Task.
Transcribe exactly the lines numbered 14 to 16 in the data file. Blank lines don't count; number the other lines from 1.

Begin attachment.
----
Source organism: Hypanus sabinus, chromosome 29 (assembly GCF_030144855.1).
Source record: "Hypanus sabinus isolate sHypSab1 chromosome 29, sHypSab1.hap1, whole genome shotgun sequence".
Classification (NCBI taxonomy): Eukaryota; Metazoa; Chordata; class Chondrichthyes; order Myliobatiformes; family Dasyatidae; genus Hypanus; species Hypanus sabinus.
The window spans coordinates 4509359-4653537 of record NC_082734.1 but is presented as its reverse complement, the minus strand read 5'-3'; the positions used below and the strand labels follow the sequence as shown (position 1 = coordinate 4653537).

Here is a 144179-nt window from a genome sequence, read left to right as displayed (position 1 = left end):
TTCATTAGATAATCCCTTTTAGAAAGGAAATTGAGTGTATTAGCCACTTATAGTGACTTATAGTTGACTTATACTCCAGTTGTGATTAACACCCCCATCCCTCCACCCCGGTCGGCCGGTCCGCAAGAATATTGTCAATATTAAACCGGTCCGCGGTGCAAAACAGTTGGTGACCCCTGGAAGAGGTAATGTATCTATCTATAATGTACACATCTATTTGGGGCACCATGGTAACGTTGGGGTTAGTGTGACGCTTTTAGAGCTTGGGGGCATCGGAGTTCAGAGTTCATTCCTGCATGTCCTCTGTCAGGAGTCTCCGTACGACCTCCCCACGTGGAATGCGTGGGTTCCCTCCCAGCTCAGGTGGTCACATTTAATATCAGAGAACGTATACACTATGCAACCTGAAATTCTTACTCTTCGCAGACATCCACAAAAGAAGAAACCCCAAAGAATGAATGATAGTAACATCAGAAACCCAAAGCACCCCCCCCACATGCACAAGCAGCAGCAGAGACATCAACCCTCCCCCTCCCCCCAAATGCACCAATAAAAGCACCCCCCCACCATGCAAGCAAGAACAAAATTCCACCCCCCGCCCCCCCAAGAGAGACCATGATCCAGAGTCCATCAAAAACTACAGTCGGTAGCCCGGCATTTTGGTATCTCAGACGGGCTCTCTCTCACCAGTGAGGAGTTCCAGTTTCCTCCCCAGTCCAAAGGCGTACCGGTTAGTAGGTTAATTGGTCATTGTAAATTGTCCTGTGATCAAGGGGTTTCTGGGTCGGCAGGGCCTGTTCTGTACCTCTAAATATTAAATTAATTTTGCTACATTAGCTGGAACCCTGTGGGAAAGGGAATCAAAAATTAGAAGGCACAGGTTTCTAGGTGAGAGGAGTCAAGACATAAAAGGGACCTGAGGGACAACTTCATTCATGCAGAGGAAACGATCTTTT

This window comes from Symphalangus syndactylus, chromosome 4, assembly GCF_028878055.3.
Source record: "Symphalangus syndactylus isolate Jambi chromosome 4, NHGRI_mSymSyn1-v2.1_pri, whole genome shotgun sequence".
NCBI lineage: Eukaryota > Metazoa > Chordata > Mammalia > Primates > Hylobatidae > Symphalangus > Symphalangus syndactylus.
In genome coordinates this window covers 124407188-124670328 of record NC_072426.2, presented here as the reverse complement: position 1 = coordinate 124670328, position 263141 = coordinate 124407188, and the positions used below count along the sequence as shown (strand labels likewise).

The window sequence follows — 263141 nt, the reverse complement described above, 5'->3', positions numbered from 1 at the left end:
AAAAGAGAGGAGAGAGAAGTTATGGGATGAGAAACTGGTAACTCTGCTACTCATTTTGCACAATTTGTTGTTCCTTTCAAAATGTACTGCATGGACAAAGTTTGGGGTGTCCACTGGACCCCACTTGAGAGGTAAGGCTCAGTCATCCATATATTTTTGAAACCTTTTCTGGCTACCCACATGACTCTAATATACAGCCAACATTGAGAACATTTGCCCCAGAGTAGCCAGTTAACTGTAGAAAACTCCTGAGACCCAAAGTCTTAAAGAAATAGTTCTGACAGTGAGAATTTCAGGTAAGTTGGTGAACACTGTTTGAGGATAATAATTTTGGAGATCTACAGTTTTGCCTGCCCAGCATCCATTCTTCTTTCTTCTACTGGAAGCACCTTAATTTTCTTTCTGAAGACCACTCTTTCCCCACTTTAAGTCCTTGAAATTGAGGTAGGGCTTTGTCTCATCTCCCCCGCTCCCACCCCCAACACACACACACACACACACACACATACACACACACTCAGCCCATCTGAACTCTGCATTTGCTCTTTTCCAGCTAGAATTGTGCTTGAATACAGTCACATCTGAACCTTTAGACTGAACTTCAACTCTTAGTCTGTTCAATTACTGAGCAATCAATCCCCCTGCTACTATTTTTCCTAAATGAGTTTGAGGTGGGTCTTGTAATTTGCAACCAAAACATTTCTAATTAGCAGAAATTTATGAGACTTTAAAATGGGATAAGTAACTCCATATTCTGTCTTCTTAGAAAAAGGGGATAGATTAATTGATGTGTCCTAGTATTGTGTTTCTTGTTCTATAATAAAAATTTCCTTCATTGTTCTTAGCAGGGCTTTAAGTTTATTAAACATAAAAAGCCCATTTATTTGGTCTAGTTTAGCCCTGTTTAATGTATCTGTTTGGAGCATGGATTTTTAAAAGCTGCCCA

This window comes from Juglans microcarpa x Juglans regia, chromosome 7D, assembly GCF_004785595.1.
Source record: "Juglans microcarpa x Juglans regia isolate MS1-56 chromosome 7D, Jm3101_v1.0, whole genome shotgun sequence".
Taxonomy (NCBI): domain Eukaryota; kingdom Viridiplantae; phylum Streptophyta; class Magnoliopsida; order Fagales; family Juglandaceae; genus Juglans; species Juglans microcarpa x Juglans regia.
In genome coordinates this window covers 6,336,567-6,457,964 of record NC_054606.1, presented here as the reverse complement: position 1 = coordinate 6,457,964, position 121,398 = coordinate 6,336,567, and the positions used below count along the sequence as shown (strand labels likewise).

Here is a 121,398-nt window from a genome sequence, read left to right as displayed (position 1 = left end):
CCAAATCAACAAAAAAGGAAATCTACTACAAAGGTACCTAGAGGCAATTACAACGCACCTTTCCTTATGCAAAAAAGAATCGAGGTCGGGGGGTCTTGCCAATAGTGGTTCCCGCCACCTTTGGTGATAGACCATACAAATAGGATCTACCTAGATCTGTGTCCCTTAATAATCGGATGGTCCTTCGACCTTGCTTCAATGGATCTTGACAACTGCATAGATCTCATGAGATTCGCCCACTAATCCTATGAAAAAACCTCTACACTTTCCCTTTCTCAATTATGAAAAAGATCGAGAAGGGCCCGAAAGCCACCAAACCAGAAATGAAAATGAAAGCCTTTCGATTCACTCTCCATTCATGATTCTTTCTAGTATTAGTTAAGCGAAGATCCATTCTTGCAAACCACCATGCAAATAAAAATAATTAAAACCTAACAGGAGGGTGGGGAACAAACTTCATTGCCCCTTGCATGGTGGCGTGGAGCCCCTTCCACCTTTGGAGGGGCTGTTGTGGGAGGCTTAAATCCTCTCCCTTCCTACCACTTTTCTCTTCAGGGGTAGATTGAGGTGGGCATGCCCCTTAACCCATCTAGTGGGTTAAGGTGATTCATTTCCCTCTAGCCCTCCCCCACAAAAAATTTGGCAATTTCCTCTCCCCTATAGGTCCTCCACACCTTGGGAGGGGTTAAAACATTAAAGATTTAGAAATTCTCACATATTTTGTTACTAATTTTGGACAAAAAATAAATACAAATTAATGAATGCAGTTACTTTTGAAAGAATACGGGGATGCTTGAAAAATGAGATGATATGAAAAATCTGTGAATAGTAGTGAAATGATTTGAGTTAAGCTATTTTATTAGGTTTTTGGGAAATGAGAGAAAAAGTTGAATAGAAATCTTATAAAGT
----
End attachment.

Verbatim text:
Source record: "Juglans microcarpa x Juglans regia isolate MS1-56 chromosome 7D, Jm3101_v1.0, whole genome shotgun sequence".
Taxonomy (NCBI): domain Eukaryota; kingdom Viridiplantae; phylum Streptophyta; class Magnoliopsida; order Fagales; family Juglandaceae; genus Juglans; species Juglans microcarpa x Juglans regia.
In genome coordinates this window covers 6,336,567-6,457,964 of record NC_054606.1, presented here as the reverse complement: position 1 = coordinate 6,457,964, position 121,398 = coordinate 6,336,567, and the positions used below count along the sequence as shown (strand labels likewise).